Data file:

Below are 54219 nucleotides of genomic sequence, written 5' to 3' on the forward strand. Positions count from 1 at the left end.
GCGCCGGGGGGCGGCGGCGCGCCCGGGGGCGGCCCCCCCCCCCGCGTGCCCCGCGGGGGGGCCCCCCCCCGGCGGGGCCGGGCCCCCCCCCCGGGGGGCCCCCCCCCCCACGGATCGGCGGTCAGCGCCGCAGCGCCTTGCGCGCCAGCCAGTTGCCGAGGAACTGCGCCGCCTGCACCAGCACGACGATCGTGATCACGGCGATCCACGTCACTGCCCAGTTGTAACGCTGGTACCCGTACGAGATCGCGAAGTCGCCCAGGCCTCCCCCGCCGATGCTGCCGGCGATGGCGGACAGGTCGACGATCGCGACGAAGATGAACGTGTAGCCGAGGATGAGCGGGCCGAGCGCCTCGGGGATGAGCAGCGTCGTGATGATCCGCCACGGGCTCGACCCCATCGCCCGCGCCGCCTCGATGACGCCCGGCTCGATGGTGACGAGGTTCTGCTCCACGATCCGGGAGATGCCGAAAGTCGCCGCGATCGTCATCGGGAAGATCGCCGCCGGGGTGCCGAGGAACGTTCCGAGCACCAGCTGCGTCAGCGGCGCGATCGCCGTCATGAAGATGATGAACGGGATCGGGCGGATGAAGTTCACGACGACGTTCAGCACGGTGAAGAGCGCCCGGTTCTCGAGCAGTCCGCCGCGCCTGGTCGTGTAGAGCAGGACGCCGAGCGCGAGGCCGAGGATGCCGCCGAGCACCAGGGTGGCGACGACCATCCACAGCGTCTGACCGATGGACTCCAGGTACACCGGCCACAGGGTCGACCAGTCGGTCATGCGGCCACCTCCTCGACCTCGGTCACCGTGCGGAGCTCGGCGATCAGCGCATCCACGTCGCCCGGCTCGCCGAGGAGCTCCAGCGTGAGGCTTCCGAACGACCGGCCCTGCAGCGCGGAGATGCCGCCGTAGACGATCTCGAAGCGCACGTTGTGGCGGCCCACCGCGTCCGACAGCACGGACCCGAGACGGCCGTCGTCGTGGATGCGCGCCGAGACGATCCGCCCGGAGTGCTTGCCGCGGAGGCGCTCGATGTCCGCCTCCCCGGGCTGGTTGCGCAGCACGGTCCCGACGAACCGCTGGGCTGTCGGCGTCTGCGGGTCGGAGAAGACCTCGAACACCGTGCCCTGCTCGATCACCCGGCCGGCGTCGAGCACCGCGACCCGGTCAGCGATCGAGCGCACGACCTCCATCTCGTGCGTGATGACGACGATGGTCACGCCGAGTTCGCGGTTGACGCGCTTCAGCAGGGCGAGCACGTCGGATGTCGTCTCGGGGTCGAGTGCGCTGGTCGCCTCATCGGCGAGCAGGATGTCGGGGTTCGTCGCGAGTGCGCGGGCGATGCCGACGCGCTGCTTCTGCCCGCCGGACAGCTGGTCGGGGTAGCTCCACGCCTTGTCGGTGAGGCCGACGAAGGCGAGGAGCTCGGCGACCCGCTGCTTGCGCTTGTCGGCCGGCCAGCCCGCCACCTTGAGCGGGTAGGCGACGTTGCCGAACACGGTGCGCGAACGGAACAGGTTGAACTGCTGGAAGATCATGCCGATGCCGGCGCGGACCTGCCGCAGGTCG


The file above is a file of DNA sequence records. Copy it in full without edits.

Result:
Below are 54219 nucleotides of genomic sequence, written 5' to 3' on the forward strand. Positions count from 1 at the left end.
GCGCCGGGGGGCGGCGGCGCGCCCGGGGGCGGCCCCCCCCCCCGCGTGCCCCGCGGGGGGGCCCCCCCCCGGCGGGGCCGGGCCCCCCCCCCGGGGGGCCCCCCCCCCCACGGATCGGCGGTCAGCGCCGCAGCGCCTTGCGCGCCAGCCAGTTGCCGAGGAACTGCGCCGCCTGCACCAGCACGACGATCGTGATCACGGCGATCCACGTCACTGCCCAGTTGTAACGCTGGTACCCGTACGAGATCGCGAAGTCGCCCAGGCCTCCCCCGCCGATGCTGCCGGCGATGGCGGACAGGTCGACGATCGCGACGAAGATGAACGTGTAGCCGAGGATGAGCGGGCCGAGCGCCTCGGGGATGAGCAGCGTCGTGATGATCCGCCACGGGCTCGACCCCATCGCCCGCGCCGCCTCGATGACGCCCGGCTCGATGGTGACGAGGTTCTGCTCCACGATCCGGGAGATGCCGAAAGTCGCCGCGATCGTCATCGGGAAGATCGCCGCCGGGGTGCCGAGGAACGTTCCGAGCACCAGCTGCGTCAGCGGCGCGATCGCCGTCATGAAGATGATGAACGGGATCGGGCGGATGAAGTTCACGACGACGTTCAGCACGGTGAAGAGCGCCCGGTTCTCGAGCAGTCCGCCGCGCCTGGTCGTGTAGAGCAGGACGCCGAGCGCGAGGCCGAGGATGCCGCCGAGCACCAGGGTGGCGACGACCATCCACAGCGTCTGACCGATGGACTCCAGGTACACCGGCCACAGGGTCGACCAGTCGGTCATGCGGCCACCTCCTCGACCTCGGTCACCGTGCGGAGCTCGGCGATCAGCGCATCCACGTCGCCCGGCTCGCCGAGGAGCTCCAGCGTGAGGCTTCCGAACGACCGGCCCTGCAGCGCGGAGATGCCGCCGTAGACGATCTCGAAGCGCACGTTGTGGCGGCCCACCGCGTCCGACAGCACGGACCCGAGACGGCCGTCGTCGTGGATGCGCGCCGAGACGATCCGCCCGGAGTGCTTGCCGCGGAGGCGCTCGATGTCCGCCTCCCCGGGCTGGTTGCGCAGCACGGTCCCGACGAACCGCTGGGCTGTCGGCGTCTGCGGGTCGGAGAAGACCTCGAACACCGTGCCCTGCTCGATCACCCGGCCGGCGTCGAGCACCGCGACCCGGTCAGCGATCGAGCGCACGACCTCCATCTCGTGCGTGATGACGACGATGGTCACGCCGAGTTCGCGGTTGACGCGCTTCAGCAGGGCGAGCACGTCGGATGTCGTCTCGGGGTCGAGTGCGCTGGTCGCCTCATCGGCGAGCAGGATGTCGGGGTTCGTCGCGAGTGCGCGGGCGATGCCGACGCGCTGCTTCTGCCCGCCGGACAGCTGGTCGGGGTAGCTCCACGCCTTGTCGGTGAGGCCGACGAAGGCGAGGAGCTCGGCGACCCGCTGCTTGCGCTTGTCGGCCGGCCAGCCCGCCACCTTGAGCGGGTAGGCGACGTTGCCGAACACGGTGCGCGAACGGAACAGGTTGAACTGCTGGAAGATCATGCCGATGCCGGCGCGGACCTGCCGCAGGTCG